To Be or Not to Be – A Bridezilla That Is!

Why Sometimes It’s Okay to Be a Bridezilla

 
Many soon to be brides have planned the details of their weddings and all of the surrounding events, attire and everything else since they were young girls. Even brides to be who never gave it a thought get caught up in planning and have a vision all their own when the time comes to actually plan the wedding day. Most brides want it all, perfect timeless wedding invitations, a dress fit for a queen and the perfect first dance. The problem for most brides is that it is impossible for everyone to share their exact vision. 

While a bride’s main focus for a year or two may be their wedding, it is usually not the case for almost everyone else involved. They have lives of their own after all. No wonder so many brides have huge breakdowns over tiny details. Shouldn’t their choice of flavors for a wedding cake be everyone’s first priority? Some things actually deserve a bride’s wrath. Sometimes a girl just has no choice! Here is a fun guide on how to be a responsible bridezilla and save the meltdowns for when it matters most.

 

Bridezilla Free Pass Moments:

 
Prolonged lack of communication: If a bride has sent in some questions to their florist/caterer/DJ and patiently (or not so patiently!) waited for a reply. A week passes and the bride sends a friendly reminder. Maybe she gets caught up in the other details and two more weeks have passed and still no reply. So the bride has a mini freak out steaming at her computer as she sends yet another email. The vendor sends a vague reply about how busy the vendor has been. Enter bridezilla. Wedding vendors are very busy but the way they will stay busy is not just having good services but good communication as well.

Vendors can’t be expected to sit by their computer instantly replying to inquiries from every bride, but when a vendor is consistently remiss in answering even basic questions, a budding bridezilla deserves a mini meltdown, even if she has already asked a million and one questions and the vendor can practically copy and paste their reply to her from earlier in their emails. If the bride’s wedding is a year and a half away the florist may not be super concerned about the bride’s flower choices because they can make changes up until 2 to 4 weeks before the wedding. If they have communicated that to the bride and asked that she wait another 6 months until the next meeting, a bride should be mindful of that and keep her questions to general policies rather than specific flower choices.
Brides may very well change their minds in 6 months to a year! Unless it is a situation like that however, a bride deserves communication. People who get in the wedding industry need to be able to deal with snarky, anxious, detail obsessed women on a regular basis and make each bride feel like they are the vendors’ only client.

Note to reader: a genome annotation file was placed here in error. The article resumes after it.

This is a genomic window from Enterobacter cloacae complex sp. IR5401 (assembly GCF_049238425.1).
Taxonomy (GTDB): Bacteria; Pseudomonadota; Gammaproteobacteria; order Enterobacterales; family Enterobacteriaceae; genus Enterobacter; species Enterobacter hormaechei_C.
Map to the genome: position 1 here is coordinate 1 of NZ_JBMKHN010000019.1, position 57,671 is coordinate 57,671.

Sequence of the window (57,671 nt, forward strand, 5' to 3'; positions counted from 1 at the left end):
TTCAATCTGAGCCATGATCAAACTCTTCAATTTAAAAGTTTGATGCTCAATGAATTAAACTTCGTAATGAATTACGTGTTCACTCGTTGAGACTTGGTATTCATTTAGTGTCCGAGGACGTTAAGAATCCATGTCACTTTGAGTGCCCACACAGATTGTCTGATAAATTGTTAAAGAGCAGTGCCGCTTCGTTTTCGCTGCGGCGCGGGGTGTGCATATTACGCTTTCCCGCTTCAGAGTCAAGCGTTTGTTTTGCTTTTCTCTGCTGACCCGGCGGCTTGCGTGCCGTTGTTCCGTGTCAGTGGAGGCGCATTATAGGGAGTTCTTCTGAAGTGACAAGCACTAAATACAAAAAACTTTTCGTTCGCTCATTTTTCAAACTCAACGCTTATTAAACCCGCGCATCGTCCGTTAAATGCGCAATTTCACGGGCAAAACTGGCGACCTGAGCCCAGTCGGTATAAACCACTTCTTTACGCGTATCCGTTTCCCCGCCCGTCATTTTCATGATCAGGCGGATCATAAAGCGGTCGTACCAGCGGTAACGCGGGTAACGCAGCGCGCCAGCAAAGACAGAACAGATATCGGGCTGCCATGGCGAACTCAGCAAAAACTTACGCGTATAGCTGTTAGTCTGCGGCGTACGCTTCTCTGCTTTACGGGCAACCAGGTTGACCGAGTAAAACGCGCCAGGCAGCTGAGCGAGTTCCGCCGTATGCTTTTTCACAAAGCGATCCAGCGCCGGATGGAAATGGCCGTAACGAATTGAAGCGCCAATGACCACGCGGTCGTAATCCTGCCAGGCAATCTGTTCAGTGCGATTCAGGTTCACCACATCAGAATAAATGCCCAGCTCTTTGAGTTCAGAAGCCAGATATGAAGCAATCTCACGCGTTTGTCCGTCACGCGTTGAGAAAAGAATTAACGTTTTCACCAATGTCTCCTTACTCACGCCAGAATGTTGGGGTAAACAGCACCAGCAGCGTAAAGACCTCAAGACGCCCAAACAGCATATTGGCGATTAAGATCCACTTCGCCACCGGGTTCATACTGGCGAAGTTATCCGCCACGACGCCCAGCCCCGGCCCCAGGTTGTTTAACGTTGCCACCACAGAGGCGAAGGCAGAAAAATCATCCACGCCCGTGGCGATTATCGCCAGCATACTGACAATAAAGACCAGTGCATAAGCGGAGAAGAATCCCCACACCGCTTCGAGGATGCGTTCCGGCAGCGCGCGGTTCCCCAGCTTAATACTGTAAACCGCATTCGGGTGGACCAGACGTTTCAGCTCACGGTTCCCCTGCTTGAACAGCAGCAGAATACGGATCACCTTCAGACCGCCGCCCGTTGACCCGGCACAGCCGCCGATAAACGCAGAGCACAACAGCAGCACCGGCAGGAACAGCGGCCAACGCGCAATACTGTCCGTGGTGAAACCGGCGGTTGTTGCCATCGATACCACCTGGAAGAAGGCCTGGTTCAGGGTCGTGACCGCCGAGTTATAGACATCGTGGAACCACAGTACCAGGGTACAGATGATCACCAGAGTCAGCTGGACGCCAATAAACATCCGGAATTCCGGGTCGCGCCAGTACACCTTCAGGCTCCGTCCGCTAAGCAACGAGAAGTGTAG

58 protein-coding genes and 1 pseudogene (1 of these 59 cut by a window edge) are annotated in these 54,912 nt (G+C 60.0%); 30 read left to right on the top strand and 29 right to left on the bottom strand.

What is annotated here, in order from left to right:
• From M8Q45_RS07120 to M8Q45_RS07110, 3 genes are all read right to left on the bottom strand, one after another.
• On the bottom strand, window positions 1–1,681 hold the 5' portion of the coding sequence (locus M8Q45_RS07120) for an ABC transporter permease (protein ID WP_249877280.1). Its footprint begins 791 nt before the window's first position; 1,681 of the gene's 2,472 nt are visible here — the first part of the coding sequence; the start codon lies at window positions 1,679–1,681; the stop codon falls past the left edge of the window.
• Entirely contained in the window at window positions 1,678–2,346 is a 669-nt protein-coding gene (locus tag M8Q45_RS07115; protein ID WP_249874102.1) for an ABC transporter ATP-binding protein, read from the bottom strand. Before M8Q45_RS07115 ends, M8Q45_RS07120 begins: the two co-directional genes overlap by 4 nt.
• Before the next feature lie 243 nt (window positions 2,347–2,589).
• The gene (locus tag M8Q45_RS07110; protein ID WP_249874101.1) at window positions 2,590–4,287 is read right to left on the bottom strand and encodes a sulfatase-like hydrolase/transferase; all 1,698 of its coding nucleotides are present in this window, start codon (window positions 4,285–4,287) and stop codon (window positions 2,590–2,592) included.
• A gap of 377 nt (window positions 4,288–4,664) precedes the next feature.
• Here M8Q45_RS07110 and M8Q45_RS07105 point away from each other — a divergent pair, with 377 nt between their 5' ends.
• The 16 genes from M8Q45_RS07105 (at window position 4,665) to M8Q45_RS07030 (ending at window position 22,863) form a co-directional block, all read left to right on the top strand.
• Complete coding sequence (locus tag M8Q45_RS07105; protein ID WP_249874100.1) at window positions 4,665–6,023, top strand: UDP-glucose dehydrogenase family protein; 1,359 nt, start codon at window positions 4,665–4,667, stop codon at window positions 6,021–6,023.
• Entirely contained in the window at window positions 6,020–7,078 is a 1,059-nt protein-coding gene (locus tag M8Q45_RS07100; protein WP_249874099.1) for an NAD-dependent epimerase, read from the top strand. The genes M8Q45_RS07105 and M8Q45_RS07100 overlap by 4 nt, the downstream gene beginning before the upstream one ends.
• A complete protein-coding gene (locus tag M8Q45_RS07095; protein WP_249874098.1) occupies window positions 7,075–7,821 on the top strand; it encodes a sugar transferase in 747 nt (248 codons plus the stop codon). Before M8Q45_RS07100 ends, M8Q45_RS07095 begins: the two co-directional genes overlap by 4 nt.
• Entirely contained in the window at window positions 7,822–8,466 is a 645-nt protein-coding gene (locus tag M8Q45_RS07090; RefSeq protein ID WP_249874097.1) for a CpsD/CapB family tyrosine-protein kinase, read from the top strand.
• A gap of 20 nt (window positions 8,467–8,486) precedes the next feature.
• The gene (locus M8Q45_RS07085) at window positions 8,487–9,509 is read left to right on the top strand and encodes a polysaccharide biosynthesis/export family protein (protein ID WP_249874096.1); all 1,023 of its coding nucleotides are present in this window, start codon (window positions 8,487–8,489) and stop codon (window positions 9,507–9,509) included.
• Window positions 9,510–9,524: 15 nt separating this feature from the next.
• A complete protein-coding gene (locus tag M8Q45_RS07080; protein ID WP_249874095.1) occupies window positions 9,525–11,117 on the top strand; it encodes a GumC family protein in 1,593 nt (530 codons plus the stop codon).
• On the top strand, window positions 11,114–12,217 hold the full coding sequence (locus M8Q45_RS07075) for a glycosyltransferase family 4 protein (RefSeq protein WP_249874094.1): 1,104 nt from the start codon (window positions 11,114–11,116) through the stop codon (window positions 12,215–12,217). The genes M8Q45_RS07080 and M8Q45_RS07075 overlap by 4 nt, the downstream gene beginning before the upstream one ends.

Irreversible damage and mistakes:  If the seamstress took an inch too much from the wedding gown’s train and there is still time to fix it, the bride may be anxious but this is no excuse for a meltdown. If the seamstress caught the bodice of the wedding dress on something and ripped through the beading and material irreparably a week before the wedding you deserve a meltdown for sure!
 
Attire issues: Most bridesmaids will more than likely have something to say about how the bride is asking them to dress. Most will be flexible as long as you are considerate of their body types and taste. Sometimes you will have a difficult bridesmaid who absolutely refuses to cooperate. Your mother-in-law may insist on wearing the same color as the bridesmaids or a red sequined gown with a thigh high slit. The best bet is to calmly communicate the wedding attire and see where everyone involved can come to meet on common ground.
 
Total disregard: Sometimes parents are paying for part of the wedding and think they can invite anyone, even someone the bride or groom can’t stand. Sometimes people insist on bringing children when the reception is adults only. It is okay to deal with these situations quickly and firmly and stand by the vision the bride and groom have for their wedding.
 

Remember to meltdown responsibly! That white dress that the groom’s sister wore to the wedding when the bride was in white may seem like it would look better covered in a glass of red wine or maybe even set on fire but neither of those actions are a good idea. Bridezillas also don’t want to say things that are personal attacks. Personal attacks can do irreparable damage to friendships and family relationships. Bridezilla moments should focus on what happened that directly affected the wedding or the wedding planning. 

Name calling, cursing and attacks questioning the recipients’ status as a capable human being really won’t get anyone anywhere. It is okay to get upset and even use some harsh wording. It is ok to cancel contracts and lose a deposit in some cases. It is okay to put awful reviews on websites and tell everyone about the awful DJ who played the chicken dance when he was expressly asked not to play the chicken dance. If you do have a bridezilla meltdown, acknowledge it and move on to the next step. Hopefully you fought fair and all will be forgiven when the stress of the wedding is long gone.

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